Posts Tagged ‘mary shelley’

Mary Shelley

 

Originally published in my former blog: Gypsyscarlett Weblog on February 9, 2009

In the summer of 1816, a cold spell swept across Europe and North America.   The unusual chill caused snowfall in July and unparalleled thunderstorms.   Pamphlets were passed around predicting the end of the world.

During June of that year,  five of the most famous persons in the world gathered together in a summerhouse in Villa Diodati, on the southern shore of Lake Geneva in Switzerland.  “Mad, bad, and dangerous to know”- Lord Byron, Dr. John Polidori, ethereal Percy Shelley, Claire Clairmont (eighteen years-old and pregnant with Byron’s child), and her stepsister, Mary Godwin (mistress to the married Shelley).

Mary Godwin (later Shelley) was born on August 30, 1797 to the radical political philosopher William Godwin, and  founding feminist Mary Wollstonecraft (authoress of “A Vindication of the Rights of Woman”).   Mr. Godwin never got over the death of  his wife who died due to complications during childbirth.  He taught young Mary to spell her name by tracing the letters on her mother’s tombstone.

Although both Godwin and Wollstonecraft had been disciples of the free love movement, he was outraged when his own daughter began a love affair with the married poet and refused to speak with her. Mary had spent her childhood haunted by the idea that she’d murdered her mother and  was determined to prove her consequent life worthy.   It had not been easy growing up the child of famed revolutionaries.   Now,  practically disowned by the father she adored, and in the company of  the poetic geniuses, Byron and Percy, Mary felt an even greater need to prove herself.

On June 16, 1816, as candles flickered and lightning illuminated the room, Byron read from Fantasmagoriana,  a volume of German shudder stories translated into French.  Upon finishing, he challenged everyone in the room to write a ghost story.  This was just the incitement Mary needed. She later explained, “I busied myself to think of a story,- a story to rival those which had excited us to this task.  One which would speak to the mysterious fears of our nature, and awaken thrilling horror.”

However, she was unable to think of an idea until June 22nd.   On that evening, the conversation turned to, “the nature of the principle of life, and whether there was any probability of its ever being discovered and communicated.”  They discussed the experiments of Erasmus Darwin who had, “preserved a piece of vermicelli in a glass case, till by some extraordinary means it began to move with voluntary motion.”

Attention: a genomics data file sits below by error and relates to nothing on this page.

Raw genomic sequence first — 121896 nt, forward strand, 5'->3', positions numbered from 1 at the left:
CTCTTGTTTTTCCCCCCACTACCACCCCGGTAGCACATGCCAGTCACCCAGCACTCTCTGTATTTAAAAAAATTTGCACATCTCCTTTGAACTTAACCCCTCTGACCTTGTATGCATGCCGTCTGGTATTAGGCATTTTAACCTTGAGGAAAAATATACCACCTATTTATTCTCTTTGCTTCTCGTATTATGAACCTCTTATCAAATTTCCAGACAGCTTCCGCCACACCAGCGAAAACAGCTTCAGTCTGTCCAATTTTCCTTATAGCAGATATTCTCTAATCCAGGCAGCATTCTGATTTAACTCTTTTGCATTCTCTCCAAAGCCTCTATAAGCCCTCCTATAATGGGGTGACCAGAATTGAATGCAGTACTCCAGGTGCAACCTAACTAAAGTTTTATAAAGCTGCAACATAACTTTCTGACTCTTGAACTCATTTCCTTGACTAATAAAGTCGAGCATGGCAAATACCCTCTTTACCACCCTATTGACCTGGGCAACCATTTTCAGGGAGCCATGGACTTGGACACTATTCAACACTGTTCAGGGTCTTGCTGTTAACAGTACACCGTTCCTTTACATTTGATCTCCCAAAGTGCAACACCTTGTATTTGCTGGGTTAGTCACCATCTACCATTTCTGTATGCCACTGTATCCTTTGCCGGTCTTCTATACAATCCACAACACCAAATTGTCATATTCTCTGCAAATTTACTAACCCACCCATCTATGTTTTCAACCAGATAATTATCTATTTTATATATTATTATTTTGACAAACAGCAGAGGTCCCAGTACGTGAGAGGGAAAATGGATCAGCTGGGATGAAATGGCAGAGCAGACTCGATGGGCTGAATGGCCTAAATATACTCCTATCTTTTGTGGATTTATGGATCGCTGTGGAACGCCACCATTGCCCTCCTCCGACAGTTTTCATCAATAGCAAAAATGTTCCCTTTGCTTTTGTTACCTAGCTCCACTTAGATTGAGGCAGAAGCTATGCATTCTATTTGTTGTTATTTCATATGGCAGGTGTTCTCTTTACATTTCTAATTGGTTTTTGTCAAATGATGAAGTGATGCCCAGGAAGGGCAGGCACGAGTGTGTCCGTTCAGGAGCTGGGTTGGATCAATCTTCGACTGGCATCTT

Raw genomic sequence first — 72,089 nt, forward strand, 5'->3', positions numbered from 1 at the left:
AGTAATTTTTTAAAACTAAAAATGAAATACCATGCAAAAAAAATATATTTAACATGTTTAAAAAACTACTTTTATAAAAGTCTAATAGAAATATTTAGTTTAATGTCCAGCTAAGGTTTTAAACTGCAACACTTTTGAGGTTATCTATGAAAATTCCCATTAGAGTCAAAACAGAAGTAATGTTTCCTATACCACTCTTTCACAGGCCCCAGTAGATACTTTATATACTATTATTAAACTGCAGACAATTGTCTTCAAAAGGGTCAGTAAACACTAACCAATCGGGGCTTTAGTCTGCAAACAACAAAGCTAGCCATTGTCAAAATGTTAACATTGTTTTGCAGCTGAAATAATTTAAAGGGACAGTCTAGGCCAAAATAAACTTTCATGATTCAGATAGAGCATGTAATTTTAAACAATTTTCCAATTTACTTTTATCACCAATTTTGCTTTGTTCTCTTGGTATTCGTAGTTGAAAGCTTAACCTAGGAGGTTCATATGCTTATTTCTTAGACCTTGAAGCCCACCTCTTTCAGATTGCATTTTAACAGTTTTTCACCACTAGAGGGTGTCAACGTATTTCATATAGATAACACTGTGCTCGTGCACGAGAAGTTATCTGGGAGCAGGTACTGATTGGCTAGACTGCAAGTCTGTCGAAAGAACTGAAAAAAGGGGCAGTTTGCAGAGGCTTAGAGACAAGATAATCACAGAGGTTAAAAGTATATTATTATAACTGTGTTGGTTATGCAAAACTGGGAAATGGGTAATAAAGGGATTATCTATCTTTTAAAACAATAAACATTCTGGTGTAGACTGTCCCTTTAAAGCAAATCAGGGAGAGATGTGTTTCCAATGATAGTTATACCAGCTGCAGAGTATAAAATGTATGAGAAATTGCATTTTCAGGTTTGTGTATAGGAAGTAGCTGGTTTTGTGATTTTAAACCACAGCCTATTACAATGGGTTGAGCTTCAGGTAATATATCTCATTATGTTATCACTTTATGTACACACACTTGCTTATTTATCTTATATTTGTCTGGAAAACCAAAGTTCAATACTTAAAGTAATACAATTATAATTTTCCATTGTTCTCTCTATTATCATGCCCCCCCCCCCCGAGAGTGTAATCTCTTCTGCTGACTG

Past midnight, she found herself unable to sleep- imagining a corpse reanimated.  “My imagination, unbidden, possessed and guided me, gifting the successive images that arose in my mind with a vividness far beyond the usual bounds of reverie.”   Her eyes closed, she saw, “a pale student of unhallowed arts….kneeling beside the thing he had put together.  I saw the hideous phantasm of a man stretched out, and then, on the working of some powerful engine, show signs of life, and stir with an uneasy, half vital motion.”

After opening her eyes, she was still not able to dismiss the “hideous phantom”.  She later recalled thinking, “O! if I could only contrive one which would frighten my reader as I myself had been frightened that night.”  A few moments later she realized,  “I have found it!”

The next morning, she announced having thought of a story.  And along with the dream, she brought with her  a lifetime spent devouring the works of Goethe, Dante, Schiller, Shakespeare, Milton, and Matthew “Monk” Lewis.

In writing, Frankenstein ; or, The Modern  Prometheus, she would further utilize the theory of vitalism which held that a life force separated living things from  non-living things.  Some believed in a connection between vitalism (or elan vital) and electricity.  In 1803,  Giovanni Aldini had claimed to make dead bodies sit up and raise their arms by applying electricity.

Mary began, “It was on a dreary night of November that I beheld the accomplishment of my toils.” ( This opening spoken by Dr. Victor Frankenstein would later become the opening of chapter 4 in the 1818 edition and chapter 5 in the revised 1831 version).

Dr. Frankenstein discovers the secrets of creating life.  After gathering human parts from charnel houses, he infuses the spark of life into the being.  However, Frankenstein is immediately horrified at the ugliness of his own creation.    He casts the Monster out into the unfeeling world.  This Monster- sensitive and tender- seeks understanding from Man but is constantly spurned until he chooses suicide. ”I shall die.   I shall no longer feel the agonies which now consume me, or be the prey of feelings unsatisfied, yet unquenched.”